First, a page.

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U.S. Archives opens new gallery with Magna Carta

Tourists, with guide Darnell Lacy (R), pass by the closed National Archives building in Washington atop a Big Bus double-decker tour bus. RE
Tourists, with guide Darnell Lacy (R), pass by the closed National Archives building in Washington atop a Big Bus double-decker tour bus. RE

By Lacey Johnson

WASHINGTON (Reuters) - The U.S. National Archives Museum opened a civil rights gallery on Wednesday, with a 13th century copy of the Magna Carta accord, considered one of the founding documents of modern government, as its centerpiece.

The new 3,450-square-foot (320-square-meter) exhibition space, "Records of Rights," uses historic documents and visuals to chronicle civil rights struggles by blacks, women and immigrants.

The Archives Museum on the National Mall already houses the Declaration of Independence and the U.S. Constitution and Bill of Rights. One of the U.S. capital's leading tourist attractions, the archives have about a million visitors a year.

Philanthropist David Rubenstein, co-chief executive and managing director of the asset management company Carlyle Group LP, donated $13.5 million to help pay for the project. The new gallery bears his name. The funds were also used to construct an adjacent visitors' plaza.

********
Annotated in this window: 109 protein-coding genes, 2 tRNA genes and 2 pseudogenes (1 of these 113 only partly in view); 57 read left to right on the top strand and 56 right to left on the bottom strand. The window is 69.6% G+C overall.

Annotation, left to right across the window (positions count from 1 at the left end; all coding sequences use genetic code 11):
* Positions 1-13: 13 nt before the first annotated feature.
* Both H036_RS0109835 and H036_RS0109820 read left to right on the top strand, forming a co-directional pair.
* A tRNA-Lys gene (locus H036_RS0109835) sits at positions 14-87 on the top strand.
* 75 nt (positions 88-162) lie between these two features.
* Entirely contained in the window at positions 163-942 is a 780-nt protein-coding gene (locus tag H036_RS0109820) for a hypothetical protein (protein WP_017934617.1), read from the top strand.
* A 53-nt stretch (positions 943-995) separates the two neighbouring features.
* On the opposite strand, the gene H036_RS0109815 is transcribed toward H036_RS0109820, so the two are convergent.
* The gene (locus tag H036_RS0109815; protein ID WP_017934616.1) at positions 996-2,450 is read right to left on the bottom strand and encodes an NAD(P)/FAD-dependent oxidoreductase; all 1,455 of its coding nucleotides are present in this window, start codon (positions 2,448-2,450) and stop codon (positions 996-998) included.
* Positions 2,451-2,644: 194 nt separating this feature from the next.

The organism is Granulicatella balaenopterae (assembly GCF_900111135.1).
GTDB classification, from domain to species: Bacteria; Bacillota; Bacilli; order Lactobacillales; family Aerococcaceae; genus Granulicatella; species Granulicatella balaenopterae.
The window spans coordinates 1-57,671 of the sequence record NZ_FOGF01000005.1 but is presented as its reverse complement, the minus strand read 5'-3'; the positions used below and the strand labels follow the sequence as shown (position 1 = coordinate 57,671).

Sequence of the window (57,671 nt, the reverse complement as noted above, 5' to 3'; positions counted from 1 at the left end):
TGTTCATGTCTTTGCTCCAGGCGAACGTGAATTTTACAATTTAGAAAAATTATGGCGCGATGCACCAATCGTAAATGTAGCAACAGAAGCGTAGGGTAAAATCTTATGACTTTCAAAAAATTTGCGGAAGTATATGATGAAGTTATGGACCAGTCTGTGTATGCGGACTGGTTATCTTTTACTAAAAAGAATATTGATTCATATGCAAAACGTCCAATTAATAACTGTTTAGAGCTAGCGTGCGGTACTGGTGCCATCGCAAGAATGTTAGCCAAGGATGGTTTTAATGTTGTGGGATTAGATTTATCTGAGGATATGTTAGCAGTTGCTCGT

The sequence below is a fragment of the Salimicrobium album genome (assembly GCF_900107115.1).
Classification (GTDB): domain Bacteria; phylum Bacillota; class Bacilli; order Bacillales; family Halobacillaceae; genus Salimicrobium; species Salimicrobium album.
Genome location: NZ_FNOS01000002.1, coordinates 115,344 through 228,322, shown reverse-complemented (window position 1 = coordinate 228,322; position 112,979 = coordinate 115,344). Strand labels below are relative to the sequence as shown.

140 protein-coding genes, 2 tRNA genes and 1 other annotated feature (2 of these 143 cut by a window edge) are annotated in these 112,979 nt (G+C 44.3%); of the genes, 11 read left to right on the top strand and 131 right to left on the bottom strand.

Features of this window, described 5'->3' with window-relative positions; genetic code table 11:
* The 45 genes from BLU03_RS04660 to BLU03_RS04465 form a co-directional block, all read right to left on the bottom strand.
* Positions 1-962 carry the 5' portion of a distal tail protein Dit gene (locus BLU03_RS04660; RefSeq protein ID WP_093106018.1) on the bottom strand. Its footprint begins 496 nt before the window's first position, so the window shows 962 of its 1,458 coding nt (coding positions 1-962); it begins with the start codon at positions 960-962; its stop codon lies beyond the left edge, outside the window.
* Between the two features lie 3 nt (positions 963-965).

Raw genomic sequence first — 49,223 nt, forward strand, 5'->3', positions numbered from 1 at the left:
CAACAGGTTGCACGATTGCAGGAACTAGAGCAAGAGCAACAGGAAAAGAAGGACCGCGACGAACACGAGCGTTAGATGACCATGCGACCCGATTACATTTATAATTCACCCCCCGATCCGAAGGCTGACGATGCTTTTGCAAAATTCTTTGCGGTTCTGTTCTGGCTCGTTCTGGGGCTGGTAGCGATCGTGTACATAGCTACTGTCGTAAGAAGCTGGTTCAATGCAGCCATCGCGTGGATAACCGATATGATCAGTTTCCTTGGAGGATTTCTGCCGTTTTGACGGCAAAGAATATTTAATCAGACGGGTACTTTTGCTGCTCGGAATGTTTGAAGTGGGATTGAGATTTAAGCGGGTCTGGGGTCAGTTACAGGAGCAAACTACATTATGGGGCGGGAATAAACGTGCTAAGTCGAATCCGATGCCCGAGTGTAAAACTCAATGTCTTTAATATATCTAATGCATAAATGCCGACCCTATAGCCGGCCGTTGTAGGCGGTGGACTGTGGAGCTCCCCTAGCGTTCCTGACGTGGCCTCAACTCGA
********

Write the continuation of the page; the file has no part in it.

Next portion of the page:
The new space includes petitions for women's suffrage and a compensation claim from a former slave, but its highlight is the Magna Carta. The 1215 English charter was the first to challenge the monarch's authority with a declaration of rights.

The Magna Carta was reissued in 1297, and the Archives' copy was one of four made that year. Rubenstein purchased the Magna Carta, which was previously owned by former presidential candidate H. Ross Perot, for $21.3 million at auction in 2007.

"These documents really symbolize the great freedoms that we have in the Western world, but these documents were really giving rights and freedoms to people who were white and male and, generally, pretty wealthy," Rubenstein said in opening the new space.

In addition to original documents, videos and photographs, a 17-foot-long (5-meter-long) digital touch-screen table will allow visitors to browse more than 300 civil rights documents.

From conception through construction, the gallery and exhibition took more than two years to complete. The opening was delayed first by the government shutdown in October and then by the threat of snow on Tuesday.

"To see the Magna Carta was really, really so thrilling. I look forward to going back again," said Robin Jacobson of Bethesda, Maryland, who stumbled upon the new exhibition on a research trip to the Archives.

(Editing by Ian Simpson; Editing by Richard Chang)

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